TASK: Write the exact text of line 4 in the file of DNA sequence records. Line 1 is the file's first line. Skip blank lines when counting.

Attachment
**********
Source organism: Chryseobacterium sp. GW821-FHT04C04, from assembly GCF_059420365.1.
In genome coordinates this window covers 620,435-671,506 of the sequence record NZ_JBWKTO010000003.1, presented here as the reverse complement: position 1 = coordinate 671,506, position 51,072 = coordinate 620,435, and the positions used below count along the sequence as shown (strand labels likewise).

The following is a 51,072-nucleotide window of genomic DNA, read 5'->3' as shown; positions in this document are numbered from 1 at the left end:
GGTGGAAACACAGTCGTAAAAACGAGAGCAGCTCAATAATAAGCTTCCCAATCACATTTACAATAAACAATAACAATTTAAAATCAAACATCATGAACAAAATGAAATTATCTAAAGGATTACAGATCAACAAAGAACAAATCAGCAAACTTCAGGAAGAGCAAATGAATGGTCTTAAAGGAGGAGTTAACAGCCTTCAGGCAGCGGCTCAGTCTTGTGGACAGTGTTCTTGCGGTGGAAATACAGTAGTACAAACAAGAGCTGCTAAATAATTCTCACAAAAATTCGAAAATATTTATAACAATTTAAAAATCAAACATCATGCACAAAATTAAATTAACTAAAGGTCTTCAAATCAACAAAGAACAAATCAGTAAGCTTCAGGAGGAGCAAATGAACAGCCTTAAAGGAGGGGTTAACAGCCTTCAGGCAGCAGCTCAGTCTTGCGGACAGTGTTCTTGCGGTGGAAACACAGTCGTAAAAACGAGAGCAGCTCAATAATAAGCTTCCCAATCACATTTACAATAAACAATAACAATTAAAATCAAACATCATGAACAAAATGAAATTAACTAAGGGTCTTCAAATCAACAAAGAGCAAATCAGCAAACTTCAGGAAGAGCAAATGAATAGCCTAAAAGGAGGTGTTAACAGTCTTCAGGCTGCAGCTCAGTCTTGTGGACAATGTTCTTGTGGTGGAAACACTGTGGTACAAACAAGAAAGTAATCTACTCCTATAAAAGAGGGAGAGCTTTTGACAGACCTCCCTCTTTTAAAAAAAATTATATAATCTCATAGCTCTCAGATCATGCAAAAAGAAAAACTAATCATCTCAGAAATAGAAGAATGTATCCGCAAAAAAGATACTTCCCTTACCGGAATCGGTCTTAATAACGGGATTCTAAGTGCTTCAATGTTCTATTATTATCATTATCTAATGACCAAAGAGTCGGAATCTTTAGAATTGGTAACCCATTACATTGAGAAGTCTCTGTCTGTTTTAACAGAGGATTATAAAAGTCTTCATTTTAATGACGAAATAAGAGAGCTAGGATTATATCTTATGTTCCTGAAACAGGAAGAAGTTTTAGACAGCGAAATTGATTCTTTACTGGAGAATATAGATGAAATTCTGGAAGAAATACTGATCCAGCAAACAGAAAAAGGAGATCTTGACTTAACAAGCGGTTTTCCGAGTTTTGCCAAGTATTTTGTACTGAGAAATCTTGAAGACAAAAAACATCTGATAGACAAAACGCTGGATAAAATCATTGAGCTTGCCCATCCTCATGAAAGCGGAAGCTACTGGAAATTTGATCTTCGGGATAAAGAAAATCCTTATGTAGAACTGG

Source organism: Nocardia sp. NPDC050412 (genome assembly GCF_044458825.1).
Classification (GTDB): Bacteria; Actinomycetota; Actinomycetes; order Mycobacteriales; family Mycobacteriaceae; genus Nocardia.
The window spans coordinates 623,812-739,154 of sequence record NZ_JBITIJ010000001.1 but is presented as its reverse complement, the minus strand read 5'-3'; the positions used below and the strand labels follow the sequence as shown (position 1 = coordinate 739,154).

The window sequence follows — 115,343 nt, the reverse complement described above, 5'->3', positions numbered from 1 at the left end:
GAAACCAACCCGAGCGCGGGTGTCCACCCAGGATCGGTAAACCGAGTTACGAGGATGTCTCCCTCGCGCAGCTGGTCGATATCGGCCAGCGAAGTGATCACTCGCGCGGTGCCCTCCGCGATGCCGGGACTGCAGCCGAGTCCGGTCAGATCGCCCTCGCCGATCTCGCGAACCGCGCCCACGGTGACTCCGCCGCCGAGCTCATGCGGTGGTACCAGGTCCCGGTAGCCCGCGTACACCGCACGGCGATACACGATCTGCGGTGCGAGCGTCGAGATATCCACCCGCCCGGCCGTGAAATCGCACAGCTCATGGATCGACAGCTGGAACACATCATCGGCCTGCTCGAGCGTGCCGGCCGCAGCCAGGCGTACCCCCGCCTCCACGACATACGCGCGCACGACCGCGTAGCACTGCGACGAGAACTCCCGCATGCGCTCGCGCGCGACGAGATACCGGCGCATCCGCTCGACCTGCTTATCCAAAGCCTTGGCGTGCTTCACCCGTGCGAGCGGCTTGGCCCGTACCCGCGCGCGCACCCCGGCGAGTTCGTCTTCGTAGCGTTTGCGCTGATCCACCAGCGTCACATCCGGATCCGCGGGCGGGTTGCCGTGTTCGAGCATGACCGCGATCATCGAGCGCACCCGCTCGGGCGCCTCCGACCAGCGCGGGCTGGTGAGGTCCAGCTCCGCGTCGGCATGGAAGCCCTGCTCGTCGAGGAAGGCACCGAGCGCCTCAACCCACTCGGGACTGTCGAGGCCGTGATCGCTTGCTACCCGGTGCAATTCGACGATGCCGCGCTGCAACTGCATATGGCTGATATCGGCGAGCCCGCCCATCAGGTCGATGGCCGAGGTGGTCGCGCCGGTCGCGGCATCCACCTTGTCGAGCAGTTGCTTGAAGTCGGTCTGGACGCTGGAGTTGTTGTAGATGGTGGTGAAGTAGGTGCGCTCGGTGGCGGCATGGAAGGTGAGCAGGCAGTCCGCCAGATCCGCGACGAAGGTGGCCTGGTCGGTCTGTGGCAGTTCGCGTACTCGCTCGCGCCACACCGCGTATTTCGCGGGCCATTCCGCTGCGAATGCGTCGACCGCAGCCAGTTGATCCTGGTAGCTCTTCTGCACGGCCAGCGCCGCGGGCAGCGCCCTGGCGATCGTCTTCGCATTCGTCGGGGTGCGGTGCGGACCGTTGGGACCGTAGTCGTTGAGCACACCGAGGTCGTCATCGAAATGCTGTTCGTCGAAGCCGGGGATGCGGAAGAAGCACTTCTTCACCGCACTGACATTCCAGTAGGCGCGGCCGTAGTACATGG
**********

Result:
GGTGGAAACACAGTCGTAAAAACGAGAGCAGCTCAATAATAAGCTTCCCAATCACATTTACAATAAACAATAACAATTTAAAATCAAACATCATGAACAAAATGAAATTATCTAAAGGATTACAGATCAACAAAGAACAAATCAGCAAACTTCAGGAAGAGCAAATGAATGGTCTTAAAGGAGGAGTTAACAGCCTTCAGGCAGCGGCTCAGTCTTGTGGACAGTGTTCTTGCGGTGGAAATACAGTAGTACAAACAAGAGCTGCTAAATAATTCTCACAAAAATTCGAAAATATTTATAACAATTTAAAAATCAAACATCATGCACAAAATTAAATTAACTAAAGGTCTTCAAATCAACAAAGAACAAATCAGTAAGCTTCAGGAGGAGCAAATGAACAGCCTTAAAGGAGGGGTTAACAGCCTTCAGGCAGCAGCTCAGTCTTGCGGACAGTGTTCTTGCGGTGGAAACACAGTCGTAAAAACGAGAGCAGCTCAATAATAAGCTTCCCAATCACATTTACAATAAACAATAACAATTAAAATCAAACATCATGAACAAAATGAAATTAACTAAGGGTCTTCAAATCAACAAAGAGCAAATCAGCAAACTTCAGGAAGAGCAAATGAATAGCCTAAAAGGAGGTGTTAACAGTCTTCAGGCTGCAGCTCAGTCTTGTGGACAATGTTCTTGTGGTGGAAACACTGTGGTACAAACAAGAAAGTAATCTACTCCTATAAAAGAGGGAGAGCTTTTGACAGACCTCCCTCTTTTAAAAAAAATTATATAATCTCATAGCTCTCAGATCATGCAAAAAGAAAAACTAATCATCTCAGAAATAGAAGAATGTATCCGCAAAAAAGATACTTCCCTTACCGGAATCGGTCTTAATAACGGGATTCTAAGTGCTTCAATGTTCTATTATTATCATTATCTAATGACCAAAGAGTCGGAATCTTTAGAATTGGTAACCCATTACATTGAGAAGTCTCTGTCTGTTTTAACAGAGGATTATAAAAGTCTTCATTTTAATGACGAAATAAGAGAGCTAGGATTATATCTTATGTTCCTGAAACAGGAAGAAGTTTTAGACAGCGAAATTGATTCTTTACTGGAGAATATAGATGAAATTCTGGAAGAAATACTGATCCAGCAAACAGAAAAAGGAGATCTTGACTTAACAAGCGGTTTTCCGAGTTTTGCCAAGTATTTTGTACTGAGAAATCTTGAAGACAAAAAACATCTGATAGACAAAACGCTGGATAAAATCATTGAGCTTGCCCATCCTCATGAAAGCGGAAGCTACTGGAAATTTGATCTTCGGGATAAAGAAAATCCTTATGTAGAACTGG